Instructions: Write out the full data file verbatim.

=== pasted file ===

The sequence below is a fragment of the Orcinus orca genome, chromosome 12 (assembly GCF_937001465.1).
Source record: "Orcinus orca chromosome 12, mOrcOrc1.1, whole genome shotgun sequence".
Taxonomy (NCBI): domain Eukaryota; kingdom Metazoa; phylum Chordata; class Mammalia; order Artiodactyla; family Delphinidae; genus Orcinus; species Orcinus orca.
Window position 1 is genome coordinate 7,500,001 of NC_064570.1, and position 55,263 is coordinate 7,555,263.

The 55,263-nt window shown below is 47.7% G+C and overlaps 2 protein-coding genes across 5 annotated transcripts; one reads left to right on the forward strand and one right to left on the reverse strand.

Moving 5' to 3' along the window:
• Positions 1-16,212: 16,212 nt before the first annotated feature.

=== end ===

The sequence below is a fragment of the Orcinus orca genome, chromosome 12 (assembly GCF_937001465.1).
Source record: "Orcinus orca chromosome 12, mOrcOrc1.1, whole genome shotgun sequence".
Taxonomy (NCBI): domain Eukaryota; kingdom Metazoa; phylum Chordata; class Mammalia; order Artiodactyla; family Delphinidae; genus Orcinus; species Orcinus orca.
Window position 1 is genome coordinate 7,500,001 of NC_064570.1, and position 55,263 is coordinate 7,555,263.

The 55,263-nt window shown below is 47.7% G+C and overlaps 2 protein-coding genes across 5 annotated transcripts; one reads left to right on the forward strand and one right to left on the reverse strand.

Moving 5' to 3' along the window:
• Positions 1-16,212: 16,212 nt before the first annotated feature.